Lives And Deaths Of Sibling Stars

Lives And Deaths Of Sibling Stars

Richard Hook, European Southern Observatory (ESO) In this striking new image from ESO’s La Silla Observatory in Chile young stars huddle together against a backdrop of clouds of glowing gas and lanes of dust. The star cluster, known as NGC...

Latest Open clusters Stories

Diamonds In The Tail Of The Scorpion
2014-02-19 10:01:57

[ Watch The Video: Zooming in on the Bright Star Cluster Messier 7 ] ESO Messier 7, also known as NGC 6475, is a brilliant cluster of about 100 stars located some 800 light-years from Earth. In this new picture from the Wide Field Imager on the MPG/ESO 2.2-meter telescope it stands out against a very rich background of hundreds of thousands of fainter stars, in the direction of the center of the Milky Way. At about 200 million years old, Messier 7 is a typical middle-aged open...

Astronomers Focus In On Recently Formed Stars In The Southern Constellation Of Vela
2013-03-27 06:18:20

Lee Rannals for redOrbit.com - Your Universe Online Astronomers have unveiled a new image of recently formed bright blue stars in the cluster NGC 2547. Astronomers using the Wide Field Imager on the MPG/ESO 2.2-meter telescope at the European Space Observatory's (ESO) La Silla Observatory in Chile took images of the stars while they were focusing in on the southern constellation of Vela (The Sail). Despite the universe being roughly 13.8 billion years old, new stars and objects are...

Cosmic Gecko Imaged By ESO's Wide Field Imager
2013-02-13 05:09:02

[ Video 1 ] | [ Video 2 ] | [ Video 3 ] Lee Rannals for redOrbit.com - Your Universe Online A new image released by the European Space Observatory (ESO) illustrates the bright star cluster NGC 6520, located in one of the richest star fields in the sky. Astronomers using ESO's La Silla Observatory in Chile took advantage of the Wide Field Imager on the telescope to snap the image. The image not only shows off NGC 6520, but also its neighbor, the strange dark cloud known as Barnard...

Star Cluster Could Help Astronomers Find Earth-Like Planets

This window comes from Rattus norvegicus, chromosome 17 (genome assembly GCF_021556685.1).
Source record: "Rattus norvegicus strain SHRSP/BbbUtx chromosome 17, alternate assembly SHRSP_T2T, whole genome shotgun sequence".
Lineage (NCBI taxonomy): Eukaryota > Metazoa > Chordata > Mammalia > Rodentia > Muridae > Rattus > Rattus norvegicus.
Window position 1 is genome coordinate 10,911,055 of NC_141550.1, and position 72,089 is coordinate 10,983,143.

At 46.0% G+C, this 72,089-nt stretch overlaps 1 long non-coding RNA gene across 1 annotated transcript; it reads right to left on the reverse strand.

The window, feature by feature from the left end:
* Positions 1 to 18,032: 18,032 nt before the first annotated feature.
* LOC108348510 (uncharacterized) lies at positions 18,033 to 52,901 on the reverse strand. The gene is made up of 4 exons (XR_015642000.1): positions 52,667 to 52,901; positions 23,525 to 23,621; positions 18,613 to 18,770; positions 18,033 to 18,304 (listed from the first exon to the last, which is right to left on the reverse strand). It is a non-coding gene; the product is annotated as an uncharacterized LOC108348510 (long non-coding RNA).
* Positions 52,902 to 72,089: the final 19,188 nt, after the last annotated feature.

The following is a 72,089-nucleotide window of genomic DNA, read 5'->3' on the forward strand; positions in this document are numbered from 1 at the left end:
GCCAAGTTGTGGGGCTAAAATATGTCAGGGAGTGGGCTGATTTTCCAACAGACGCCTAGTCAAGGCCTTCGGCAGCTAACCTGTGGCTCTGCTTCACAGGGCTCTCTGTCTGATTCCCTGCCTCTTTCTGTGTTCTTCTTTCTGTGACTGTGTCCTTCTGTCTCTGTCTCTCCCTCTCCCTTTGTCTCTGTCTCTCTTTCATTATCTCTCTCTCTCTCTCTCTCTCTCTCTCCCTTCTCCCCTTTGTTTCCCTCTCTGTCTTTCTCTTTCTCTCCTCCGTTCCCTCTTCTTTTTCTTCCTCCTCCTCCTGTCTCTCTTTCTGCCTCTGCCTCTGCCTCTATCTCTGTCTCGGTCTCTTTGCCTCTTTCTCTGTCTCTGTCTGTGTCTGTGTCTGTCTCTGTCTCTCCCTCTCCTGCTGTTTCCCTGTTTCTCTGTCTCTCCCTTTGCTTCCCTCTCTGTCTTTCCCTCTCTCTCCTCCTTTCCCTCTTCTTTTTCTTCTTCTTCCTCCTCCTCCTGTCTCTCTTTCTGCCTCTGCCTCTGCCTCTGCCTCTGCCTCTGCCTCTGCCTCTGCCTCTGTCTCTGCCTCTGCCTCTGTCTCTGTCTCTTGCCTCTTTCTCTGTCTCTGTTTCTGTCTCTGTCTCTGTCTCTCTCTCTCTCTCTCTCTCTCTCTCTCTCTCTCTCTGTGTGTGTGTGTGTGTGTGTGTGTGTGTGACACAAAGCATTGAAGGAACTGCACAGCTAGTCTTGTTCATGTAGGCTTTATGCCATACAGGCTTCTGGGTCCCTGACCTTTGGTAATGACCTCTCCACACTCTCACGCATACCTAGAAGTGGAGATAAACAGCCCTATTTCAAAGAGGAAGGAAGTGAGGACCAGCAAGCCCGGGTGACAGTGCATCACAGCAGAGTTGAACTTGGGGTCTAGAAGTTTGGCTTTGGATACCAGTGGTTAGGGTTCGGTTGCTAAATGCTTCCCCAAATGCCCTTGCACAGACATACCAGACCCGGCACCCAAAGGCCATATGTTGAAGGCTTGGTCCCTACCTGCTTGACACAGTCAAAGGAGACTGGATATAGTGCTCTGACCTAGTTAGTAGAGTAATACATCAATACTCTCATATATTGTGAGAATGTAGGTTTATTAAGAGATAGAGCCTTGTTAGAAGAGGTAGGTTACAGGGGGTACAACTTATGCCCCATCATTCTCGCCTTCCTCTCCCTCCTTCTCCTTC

2012-06-23 06:15:20

A loose star cluster located approximately 800 to 1,000 light years from Earth, detected by scientists more than 180 years ago but never analyzed in detail, could be vital in helping experts not only to understand how stars like the Sun evolve, but also to help them in the search for Earth-like planets. According to a June 22 press release, researchers from Penn State University and colleagues from the University of California, Santa Cruz (UCSC); Yale University; and the California...

Image 1 - Venus Invades the Pleiades
2012-04-03 03:00:29

Watch out Seven Sisters, Venus is coming. This week the second planet from the sun will pass directly in front of the Pleiades star cluster. It's a rare sunset conjunction that's easy to find with the unaided eye, but best seen through binoculars or a small telescope. The action began on Monday evening, April 2nd, when Venus enters the outskirts of the little dipper-shaped asterism. Look west at sunset for Venus--it's the brightest thing around--then scan the area using binoculars. The...

2011-10-20 04:23:36

Astronomers discover how mysterious stars stay so young Mysterious “blue stragglers” are old stars that appear younger than they should be: they burn hot and blue. Several theories have attempted to explain why they don´t show their age, but, until now, scientists have lacked the crucial observations with which to test each hypothesis. Armed with such observational data, two astronomers from Northwestern University and the University of Wisconsin-Madison report that a...

How Did Single Stars Lose Their Companions
2011-09-16 07:12:23

  Not all stars are loners. In our home galaxy, the Milky Way, about half of all stars have a companion and travel through space in a binary system. But explaining why some stars are in double or even triple systems while others are single has been something of a mystery. Now a team of astronomers from Bonn University and the Max-Planck-Institute for Radio astronomy (also in Bonn) think they have the answer — different stellar birth environments decide whether a star holds on to...

Image 1 - Young Stars Take Their Turn In The Spotlight
2011-09-07 10:20:31